The Last Days of Judas Iscariot (2009)

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Poster by Edwina Watson

by Stephen Adly Guirgis

Directed by Mark Bullock

Performances: Tuesday 7th to Saturday 11th April 2009, Bell Theatre


"Downtown Purgatory - Next Case: 'God and the Kingdom of Heaven and Earth versus Judas Iscariot'

The Last Days of Judas Iscariot takes place in Hope, a small section of Purgatory where litigation determines the fates of its inhabitants. Thanks to a writ signed by God himself, Judas Iscariot - Jesus's infamous betrayer - is on trial, though he is in a catatonic state in Hell. In a hilarious and well-written dramedy, viewers will find themselves questioning their own opinions on despair, morality and salvation.




FAR from being a villain, Judas Iscariot was just the wrong man in the wrong place, writes Mark Campbell.

At least that's what Stephen Adly Guirgis thinks in his potentially intriguing play The Last Days of Judas, performed last week at the South London Theatre (SLT) in West Norwood. Judas (James Watson) slouches vacantly in Purgatory while defendant (Caroline Doyle) and prosecutor (Simon Gleisner) wrangle with the judge (John Lyne, in his 100th SLT show) over whether the accused should be sent above or below. Witnesses are called, including Judas' mother Henrietta (Juliet Holden), Satan (Matthew Platt), Pontius Pilate (Brian Yansen) and Sigmund Freud (Alan Buckman).

But the conclusion, and I won't reveal it here, seems hardly worth the effort. It's a funny old play. A lot of the time it's funny ha-ha, with deliciously laugh-out-loud moments courtesy of some hilarious characterisations, but it's equally as much funny peculiar, especially during the second half, when you start wondering...why? Why is it set in the ghettos of New York? Why is there so much swearing? Why is Mother Teresa from the Deep South? Why is the prosecutor a comedy Egyptian? Why is it two-and-a-half hours long? Etc.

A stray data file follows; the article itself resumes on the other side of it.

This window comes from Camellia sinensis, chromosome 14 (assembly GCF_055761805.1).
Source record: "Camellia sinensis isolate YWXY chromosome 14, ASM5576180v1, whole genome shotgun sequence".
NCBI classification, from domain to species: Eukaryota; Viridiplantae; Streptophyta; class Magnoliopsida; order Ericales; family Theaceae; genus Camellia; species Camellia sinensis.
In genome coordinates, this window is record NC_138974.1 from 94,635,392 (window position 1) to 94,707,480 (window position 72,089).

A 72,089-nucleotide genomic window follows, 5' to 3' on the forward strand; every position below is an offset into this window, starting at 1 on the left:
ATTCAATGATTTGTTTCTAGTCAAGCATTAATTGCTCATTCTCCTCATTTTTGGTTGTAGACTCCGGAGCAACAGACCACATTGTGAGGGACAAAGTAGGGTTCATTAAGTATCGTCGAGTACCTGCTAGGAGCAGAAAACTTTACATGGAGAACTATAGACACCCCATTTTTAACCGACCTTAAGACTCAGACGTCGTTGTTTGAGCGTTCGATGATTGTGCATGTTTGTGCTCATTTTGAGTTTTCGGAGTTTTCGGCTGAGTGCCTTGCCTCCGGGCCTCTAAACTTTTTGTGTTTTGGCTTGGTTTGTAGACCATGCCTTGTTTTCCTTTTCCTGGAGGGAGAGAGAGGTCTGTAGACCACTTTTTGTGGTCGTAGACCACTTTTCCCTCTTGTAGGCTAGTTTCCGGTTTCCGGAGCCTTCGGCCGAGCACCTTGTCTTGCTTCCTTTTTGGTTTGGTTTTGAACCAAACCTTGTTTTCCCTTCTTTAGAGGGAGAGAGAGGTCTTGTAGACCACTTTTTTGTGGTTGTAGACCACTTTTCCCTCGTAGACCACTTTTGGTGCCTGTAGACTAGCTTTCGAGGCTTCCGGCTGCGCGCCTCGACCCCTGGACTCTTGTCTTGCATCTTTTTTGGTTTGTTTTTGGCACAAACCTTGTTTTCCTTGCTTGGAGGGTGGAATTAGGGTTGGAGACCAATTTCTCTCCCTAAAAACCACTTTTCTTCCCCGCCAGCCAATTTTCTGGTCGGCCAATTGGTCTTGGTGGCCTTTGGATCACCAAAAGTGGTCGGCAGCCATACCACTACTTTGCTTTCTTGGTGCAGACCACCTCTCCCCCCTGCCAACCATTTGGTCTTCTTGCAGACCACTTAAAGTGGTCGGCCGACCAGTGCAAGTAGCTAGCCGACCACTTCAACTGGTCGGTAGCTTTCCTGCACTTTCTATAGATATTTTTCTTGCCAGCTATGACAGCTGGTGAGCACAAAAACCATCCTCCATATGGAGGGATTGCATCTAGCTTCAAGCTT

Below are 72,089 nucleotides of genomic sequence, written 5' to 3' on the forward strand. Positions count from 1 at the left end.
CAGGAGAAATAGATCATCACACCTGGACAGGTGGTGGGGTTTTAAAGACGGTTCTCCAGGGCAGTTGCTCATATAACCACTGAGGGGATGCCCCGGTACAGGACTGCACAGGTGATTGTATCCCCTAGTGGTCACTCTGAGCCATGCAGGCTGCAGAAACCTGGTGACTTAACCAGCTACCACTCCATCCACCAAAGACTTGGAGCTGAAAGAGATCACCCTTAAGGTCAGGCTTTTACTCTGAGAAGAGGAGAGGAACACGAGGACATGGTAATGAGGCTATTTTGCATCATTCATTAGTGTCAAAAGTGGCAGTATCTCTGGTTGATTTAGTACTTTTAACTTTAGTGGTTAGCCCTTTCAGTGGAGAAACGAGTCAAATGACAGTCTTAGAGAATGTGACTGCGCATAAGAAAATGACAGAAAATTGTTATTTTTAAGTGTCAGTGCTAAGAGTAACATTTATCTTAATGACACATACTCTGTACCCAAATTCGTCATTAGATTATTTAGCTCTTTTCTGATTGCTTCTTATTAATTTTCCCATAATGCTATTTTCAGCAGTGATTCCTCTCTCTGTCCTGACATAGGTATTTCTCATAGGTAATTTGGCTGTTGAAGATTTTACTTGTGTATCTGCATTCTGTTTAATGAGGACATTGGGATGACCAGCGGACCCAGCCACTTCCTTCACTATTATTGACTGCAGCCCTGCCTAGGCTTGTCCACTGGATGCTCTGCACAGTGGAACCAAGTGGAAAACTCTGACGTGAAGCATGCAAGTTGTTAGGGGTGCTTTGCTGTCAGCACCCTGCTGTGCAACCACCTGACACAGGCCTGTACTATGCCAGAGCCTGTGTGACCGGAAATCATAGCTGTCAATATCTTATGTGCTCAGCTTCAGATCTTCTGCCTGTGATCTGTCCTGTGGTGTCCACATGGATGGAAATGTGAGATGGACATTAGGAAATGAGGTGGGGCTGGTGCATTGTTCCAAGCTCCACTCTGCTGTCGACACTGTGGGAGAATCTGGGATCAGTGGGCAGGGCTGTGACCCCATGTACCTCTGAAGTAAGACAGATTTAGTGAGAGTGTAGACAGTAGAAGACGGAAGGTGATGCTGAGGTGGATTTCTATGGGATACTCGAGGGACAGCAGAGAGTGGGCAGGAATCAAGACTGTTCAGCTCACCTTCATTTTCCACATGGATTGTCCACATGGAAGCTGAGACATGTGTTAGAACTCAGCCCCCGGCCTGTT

Director Mark Bullock assembled an excellent cast.

Every part was well played. Alan Buckman was sublime as the repressed Freud, John Lyne flawless as the George Burns-style judge, and Simon Gleisner hilarious as the Fez-wearing prosecutor.

As a one-act play it would have been very enjoyable. Up to the interval it was. But as the second half dragged on and we began to have the witnesses cross-examined again, a sense of familiarity crept in and by the time of Matthew Lyne's closing monologue, I was wondering when it would end.

The overriding message - "There but for the grace of God go I" - is a worthy one, but Guirgis really needs to pare it down to make the play truly successful.

Mark Campbell 22 April 2009


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